By Dan Hardenbrook
Mark the date down on your calendar: Monday, February 6, 2023. The night the Engadine Lady Eagles defeated the mighty giant that is St. Ignace girls’ basketball.
On that historic night, in a truly historic performance from senior Leah French, the Engadine girls went into St. Ignace and knocked off the Lady Saints in a classic, finishing 72-66 in overtime. French scored a record 54 points in the win, which will go down as one of the highest contributions in the history of Engadine Basketball and a night nobody will soon forget.
French picked the perfect night to play the game of her life. The showdown was part of the 2023 “Hooping for a Cure”, an event that raises money for the No Cancer Patient Left Behind program and the Oncology Department at Mackinac Straits Health System in St. Ignace. This was the 15th Annual Hooping for a Cure, which has raised over $300,000 in its existence. This year’s Hooping for a Cure game was expected to be one of the largest ever, with many ways to bring in funds for those affected by cancer. It was a picture-perfect tribute that turned into a picture-perfect night for the Lady Eagles.
French was playing in honor of her grandpa. Other teammates were playing for their family members. There was “a lot of heart out there,” French said.
And a lot of pride.
“I knew I really wanted to win that game. Mentally, I knew I was going to have to score a lot,” French said. “I was just really mentally prepared for that game.”
We’ve seen Leah French do amazing, almost impossible things before, but never like this. Not on this stage, not in front of this kind of crowd. Engadine has been to multiple MHSAA Final Fours, won District and Conference Championships. They’ve had a handful of players in the past 20 years score 1,000 career points, earn All UP and All State awards, and go down as some of the greatest the EUP has seen in recent memory.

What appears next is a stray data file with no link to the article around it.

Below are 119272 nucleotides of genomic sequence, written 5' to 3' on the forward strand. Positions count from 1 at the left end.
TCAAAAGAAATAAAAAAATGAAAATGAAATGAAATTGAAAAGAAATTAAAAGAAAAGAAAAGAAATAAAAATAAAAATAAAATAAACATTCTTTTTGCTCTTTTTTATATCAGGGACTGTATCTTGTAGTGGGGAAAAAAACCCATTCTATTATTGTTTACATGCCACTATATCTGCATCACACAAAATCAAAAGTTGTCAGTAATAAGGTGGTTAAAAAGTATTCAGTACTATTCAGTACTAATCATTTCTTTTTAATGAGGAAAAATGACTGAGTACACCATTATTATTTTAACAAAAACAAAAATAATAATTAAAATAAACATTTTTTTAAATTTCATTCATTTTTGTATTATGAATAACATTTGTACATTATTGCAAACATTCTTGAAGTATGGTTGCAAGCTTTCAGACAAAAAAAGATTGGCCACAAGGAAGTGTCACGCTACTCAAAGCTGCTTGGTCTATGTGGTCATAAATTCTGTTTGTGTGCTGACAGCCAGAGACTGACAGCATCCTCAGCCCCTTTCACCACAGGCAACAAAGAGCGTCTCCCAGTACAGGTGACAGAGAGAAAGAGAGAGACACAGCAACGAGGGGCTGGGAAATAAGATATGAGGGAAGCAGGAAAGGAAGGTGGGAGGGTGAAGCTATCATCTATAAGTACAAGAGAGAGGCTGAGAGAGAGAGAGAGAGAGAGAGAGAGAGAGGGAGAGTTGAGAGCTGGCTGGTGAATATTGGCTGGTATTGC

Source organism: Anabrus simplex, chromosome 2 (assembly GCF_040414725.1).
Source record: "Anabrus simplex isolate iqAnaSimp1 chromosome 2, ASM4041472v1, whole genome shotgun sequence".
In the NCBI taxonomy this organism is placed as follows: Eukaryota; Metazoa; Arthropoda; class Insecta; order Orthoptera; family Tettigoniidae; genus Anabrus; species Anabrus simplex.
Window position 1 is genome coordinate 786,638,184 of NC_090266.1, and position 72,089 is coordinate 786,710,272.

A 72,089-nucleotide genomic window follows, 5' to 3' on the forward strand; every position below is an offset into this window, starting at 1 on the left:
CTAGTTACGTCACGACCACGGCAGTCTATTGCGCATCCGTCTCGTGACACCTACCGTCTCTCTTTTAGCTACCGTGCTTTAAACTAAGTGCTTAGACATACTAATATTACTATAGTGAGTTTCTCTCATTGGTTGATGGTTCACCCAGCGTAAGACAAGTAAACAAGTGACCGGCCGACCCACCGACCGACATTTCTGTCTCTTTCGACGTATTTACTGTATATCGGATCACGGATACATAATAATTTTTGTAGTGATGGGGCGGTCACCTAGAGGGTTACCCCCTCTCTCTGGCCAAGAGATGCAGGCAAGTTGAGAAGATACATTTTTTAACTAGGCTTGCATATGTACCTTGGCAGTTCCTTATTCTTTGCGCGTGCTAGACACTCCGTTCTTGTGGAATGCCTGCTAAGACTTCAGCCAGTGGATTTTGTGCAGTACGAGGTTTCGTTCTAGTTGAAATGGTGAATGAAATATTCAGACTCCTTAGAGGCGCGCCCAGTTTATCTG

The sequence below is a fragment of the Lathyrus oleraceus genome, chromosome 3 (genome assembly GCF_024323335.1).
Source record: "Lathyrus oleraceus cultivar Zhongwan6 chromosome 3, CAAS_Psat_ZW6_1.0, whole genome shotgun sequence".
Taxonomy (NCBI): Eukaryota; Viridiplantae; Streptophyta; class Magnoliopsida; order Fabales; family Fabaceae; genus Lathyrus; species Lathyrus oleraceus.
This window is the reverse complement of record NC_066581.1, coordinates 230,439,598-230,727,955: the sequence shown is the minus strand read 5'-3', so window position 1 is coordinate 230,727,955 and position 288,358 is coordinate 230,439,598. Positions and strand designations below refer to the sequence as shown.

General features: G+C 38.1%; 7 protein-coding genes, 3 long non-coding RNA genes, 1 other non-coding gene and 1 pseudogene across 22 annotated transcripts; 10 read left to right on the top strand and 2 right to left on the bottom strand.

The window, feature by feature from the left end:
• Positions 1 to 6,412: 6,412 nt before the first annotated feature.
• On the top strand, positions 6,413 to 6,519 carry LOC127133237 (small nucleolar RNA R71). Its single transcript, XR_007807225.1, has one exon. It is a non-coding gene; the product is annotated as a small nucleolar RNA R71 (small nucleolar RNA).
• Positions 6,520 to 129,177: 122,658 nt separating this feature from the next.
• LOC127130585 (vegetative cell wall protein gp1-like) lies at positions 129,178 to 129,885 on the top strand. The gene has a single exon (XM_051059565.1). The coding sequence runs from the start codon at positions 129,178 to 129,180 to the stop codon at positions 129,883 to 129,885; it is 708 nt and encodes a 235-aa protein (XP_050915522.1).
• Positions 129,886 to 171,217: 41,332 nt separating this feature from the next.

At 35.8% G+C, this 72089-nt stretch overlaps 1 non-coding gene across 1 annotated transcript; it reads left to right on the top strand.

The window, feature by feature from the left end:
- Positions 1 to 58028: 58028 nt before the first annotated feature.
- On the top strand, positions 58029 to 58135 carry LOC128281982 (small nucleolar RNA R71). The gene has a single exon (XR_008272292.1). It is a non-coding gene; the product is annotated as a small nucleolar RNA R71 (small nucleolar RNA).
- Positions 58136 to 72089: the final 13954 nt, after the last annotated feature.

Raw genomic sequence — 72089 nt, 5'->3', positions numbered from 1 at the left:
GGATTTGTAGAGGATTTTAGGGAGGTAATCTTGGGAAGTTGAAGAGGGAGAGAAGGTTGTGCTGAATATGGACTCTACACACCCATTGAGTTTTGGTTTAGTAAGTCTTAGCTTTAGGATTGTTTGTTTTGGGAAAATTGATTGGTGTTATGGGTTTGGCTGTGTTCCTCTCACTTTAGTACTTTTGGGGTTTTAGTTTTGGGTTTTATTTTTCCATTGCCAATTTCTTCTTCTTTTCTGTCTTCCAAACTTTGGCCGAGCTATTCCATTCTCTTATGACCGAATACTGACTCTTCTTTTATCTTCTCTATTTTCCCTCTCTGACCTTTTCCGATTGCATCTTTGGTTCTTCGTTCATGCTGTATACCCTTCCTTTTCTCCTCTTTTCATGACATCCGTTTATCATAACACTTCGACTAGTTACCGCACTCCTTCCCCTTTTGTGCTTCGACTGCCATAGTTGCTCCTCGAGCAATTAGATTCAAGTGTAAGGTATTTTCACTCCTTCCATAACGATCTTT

But French’s performance on Monday night was something different. This was the girl that is so committed and so competitive that it’s “almost scary sometimes how bad she wants it,” according to Roger French, her coach and father.
Engadine knew they were taking on the gold standard of girls basketball – St. Ignace girls basketball is the measuring stick all other EUP teams seem to fall short of.
In the end, if this was David vs. Goliath, it was Leah French who was slinging the stones.
French had 54 points, was 14 of 21 shooting, and 7 for 11 on three pointers. She played all four quarters, and an overtime that seemed to last an eternity. And the Lady Eagles and their leader flew as high as they ever have.
“It wasn’t an easy game,” French said. “Our teammates — we did what we had to do.”
Hali Butkovich, who has come out of her shell the second half of the season, continued to hit big shots and grab key rebounds. Her free throws down the stretch that helped seal the deal.
Bryce Zdebski, never afraid to match up with anybody, battled for every rebound and loose ball she could get to down the stretch, limiting the Saints’ ability to bully the Lady Eagles.
Italian exchange student Elisa Carfora showed no fear in her first matchup against St. Ignace. Her height is a key component for the team. Carfora continues to gel with her new teammates and had another breakout performance.
Claire Oven contributed key minutes in the first half, as did Lilia Bigelow in the second to keep the game tight.
Then there’s the coach, Roger French, who had found ways to win and achieve every mark possible, except this one, until this week. After years of trying to crack the code to beat future Hall of Famers Doreen and Doug Ingalls, French found a way to lead his Lady Eagles to victory.
“He definitely was a big part of that,” his daughter said. “He had to do that all alone after the assistant coach got stuck in Munising on the way. That was a lot of pressure, to have to coach against St. Ignace all alone. He did really well keeping his cool.”
This wasn’t just a random night; St. Ignace has only lost at home six times since 2009, Leah French said. The Lady Saints have beat up on Class D/Division 4 teams for years, and simply don’t lose regular season games to small schools on their schedule. They’ve only lost twice to Class D U.P teams in the last seven seasons.
French said her team didn’t go “super crazy” after the win. “There were some hugs,” she said. “We were really excited. A lot of people were playing for someone special.”